Tuesday, August 21, 2012

The rare variant safety valve

We are desperate to find a genetic cause, or at least a tractably small number of genetic causes of every trait we want to study.  It's understandable that we want this kind of answer.  Unfortunately, GWAS has not accounted for much of the heritability (estimated genetic fraction of causation) of most diseases and other similarly complex traits that have been studied, as we've often pointed out.

Rather than abandon the game, and especially since the dream of common variants having major effects on common disease (so they would be a usefully large market for Pharma to invest in targeting) is diminishing, we have had to become contortionists to try to find how or why genomics is still the way to approach such traits.

Our approach to this question is statistical and hence is based on repeated observation of enough observed instances of a variant for it to achieve statistical 'significance' in our data, whether or not that makes its effect of enough importance'  for counter measures to be develop that are targeted against it.  But this means that in any practical sense, we can't get large enough samples to detect the effects of very rare variants.  We need other approaches.

One is to track variants in key gene regions among family members, looking for correlations between the presence of the variant and that of disease.  How effective this will be depends on whether we know enough about the trait or about genes to find those variants that have such a track.  If we find enough different variants in the same gene doing this in different families, that's strong evidence.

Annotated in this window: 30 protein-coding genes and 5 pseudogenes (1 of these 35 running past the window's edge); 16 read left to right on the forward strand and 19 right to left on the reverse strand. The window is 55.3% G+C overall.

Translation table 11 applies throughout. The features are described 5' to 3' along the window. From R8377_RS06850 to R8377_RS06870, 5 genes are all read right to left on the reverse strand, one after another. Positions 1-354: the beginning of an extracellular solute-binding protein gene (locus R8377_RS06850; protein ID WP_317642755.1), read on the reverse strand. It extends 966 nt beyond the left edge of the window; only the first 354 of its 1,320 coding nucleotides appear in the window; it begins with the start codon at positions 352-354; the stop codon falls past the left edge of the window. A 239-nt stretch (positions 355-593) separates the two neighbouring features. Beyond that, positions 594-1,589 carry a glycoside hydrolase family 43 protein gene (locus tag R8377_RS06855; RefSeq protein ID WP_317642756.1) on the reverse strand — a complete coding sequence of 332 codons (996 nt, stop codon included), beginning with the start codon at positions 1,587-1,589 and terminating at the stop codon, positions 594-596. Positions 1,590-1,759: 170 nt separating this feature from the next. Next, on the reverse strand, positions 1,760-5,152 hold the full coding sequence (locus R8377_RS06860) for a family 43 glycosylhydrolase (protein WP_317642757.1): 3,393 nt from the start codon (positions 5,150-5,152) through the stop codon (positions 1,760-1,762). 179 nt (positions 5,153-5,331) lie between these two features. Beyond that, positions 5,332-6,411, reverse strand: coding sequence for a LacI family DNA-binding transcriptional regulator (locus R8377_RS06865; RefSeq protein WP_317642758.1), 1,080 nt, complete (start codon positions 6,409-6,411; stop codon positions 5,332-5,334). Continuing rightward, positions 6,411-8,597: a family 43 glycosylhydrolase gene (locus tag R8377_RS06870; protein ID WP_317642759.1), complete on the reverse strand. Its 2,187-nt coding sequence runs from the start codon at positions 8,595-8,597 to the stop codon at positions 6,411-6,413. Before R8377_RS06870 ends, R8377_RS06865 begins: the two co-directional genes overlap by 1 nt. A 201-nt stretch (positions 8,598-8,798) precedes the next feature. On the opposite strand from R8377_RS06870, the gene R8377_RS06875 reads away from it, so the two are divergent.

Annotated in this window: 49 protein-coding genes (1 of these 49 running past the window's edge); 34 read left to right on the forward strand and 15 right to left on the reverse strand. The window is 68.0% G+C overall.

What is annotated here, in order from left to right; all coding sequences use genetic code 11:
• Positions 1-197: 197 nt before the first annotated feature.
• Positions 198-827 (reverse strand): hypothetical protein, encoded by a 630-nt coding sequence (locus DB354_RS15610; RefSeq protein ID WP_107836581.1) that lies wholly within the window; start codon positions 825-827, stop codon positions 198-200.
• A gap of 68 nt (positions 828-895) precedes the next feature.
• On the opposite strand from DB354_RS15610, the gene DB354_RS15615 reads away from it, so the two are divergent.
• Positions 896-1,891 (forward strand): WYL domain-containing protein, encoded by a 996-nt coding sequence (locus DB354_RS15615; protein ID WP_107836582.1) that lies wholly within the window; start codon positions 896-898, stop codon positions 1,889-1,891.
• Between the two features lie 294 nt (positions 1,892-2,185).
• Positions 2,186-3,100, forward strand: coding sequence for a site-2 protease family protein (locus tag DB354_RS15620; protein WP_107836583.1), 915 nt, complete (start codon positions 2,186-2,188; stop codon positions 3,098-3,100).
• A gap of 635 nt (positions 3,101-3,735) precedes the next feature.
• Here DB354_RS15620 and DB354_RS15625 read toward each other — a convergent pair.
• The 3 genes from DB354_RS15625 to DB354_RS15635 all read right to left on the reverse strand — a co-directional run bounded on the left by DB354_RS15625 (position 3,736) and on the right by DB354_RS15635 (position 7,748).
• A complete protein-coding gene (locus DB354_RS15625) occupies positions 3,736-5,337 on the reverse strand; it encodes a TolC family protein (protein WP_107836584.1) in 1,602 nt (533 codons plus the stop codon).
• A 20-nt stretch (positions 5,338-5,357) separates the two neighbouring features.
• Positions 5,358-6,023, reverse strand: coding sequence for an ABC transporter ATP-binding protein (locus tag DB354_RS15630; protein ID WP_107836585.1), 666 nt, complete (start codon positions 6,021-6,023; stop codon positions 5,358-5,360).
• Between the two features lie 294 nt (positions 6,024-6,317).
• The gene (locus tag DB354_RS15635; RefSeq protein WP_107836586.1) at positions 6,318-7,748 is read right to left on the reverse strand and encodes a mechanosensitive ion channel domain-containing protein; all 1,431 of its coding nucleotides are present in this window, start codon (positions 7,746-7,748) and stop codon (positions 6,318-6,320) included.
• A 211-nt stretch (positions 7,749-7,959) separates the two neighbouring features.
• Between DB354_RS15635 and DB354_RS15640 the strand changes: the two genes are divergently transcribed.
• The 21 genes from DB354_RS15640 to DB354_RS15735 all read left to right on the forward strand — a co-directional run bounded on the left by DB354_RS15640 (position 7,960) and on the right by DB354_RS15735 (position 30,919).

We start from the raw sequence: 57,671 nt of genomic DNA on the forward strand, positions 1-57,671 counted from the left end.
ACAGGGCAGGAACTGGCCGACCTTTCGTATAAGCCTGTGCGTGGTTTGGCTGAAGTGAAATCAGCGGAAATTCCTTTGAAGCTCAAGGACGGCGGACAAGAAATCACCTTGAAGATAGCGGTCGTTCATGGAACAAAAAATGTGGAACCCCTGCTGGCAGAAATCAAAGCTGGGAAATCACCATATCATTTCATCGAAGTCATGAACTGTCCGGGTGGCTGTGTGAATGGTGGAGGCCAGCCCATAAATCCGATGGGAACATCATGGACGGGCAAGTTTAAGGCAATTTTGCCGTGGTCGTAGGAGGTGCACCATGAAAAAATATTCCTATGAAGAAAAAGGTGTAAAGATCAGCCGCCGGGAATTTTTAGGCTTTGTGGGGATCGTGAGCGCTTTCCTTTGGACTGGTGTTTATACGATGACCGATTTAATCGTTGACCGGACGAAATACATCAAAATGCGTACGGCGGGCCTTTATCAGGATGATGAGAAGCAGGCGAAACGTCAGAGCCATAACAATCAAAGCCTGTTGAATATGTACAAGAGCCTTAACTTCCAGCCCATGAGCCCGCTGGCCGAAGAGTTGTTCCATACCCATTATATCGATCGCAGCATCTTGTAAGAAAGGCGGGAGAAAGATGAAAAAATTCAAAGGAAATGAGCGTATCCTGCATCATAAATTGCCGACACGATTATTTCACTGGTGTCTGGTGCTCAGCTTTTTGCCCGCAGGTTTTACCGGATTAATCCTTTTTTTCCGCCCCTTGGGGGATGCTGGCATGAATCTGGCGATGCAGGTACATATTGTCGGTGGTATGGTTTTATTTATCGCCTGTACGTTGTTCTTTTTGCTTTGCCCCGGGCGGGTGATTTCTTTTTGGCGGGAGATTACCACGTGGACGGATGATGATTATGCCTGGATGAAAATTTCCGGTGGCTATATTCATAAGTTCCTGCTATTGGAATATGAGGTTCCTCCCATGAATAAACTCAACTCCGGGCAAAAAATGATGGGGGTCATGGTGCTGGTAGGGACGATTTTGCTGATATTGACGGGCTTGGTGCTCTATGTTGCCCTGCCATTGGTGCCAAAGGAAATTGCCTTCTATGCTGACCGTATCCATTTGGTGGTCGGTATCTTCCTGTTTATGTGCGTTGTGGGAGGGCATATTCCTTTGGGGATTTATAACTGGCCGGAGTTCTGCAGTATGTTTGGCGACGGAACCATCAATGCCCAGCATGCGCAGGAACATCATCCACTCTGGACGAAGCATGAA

There are two ways, however, for rare variants to work.  One, as just described, is for the variant to have a major effect all on its own.  That could be detectable.  But if combinations of many different rare variants are required, the variants coming from a number of genes and many different combinations having similar effects, this method may not work well.  Unfortunately, there are theoretical reasons to think this will likely be the case.

Recently there has been a story in Science News about the number of rare variants that we each carry around.  The story summarizes various recent papers, citing the authors.  The following graph shows the results of various studies of genome sequencing of different individuals:

This shows that each of us carries quite a few variants.  The estimate is that there is about one variant per 1000 sites,  if you compare both instances of the genome in a given person (or any two randomly chosen copies), which means about 3.1 million variants per pair compared.  But the more people you look at the larger the number of sites that you'll see varying (even if the frequency of the rarer variant at the site is increasingly lower).

Obviously, in a huge population, almost any site will vary, and if lots of sites can potentially contribute to a disease, there will be lots of instances of 'causal' variants per gene, but these won't be detectable by group studies where one needs statistical association between the variant and the outcome (again, because statistical significance can't be achieved with very rare observations in this kind of study design).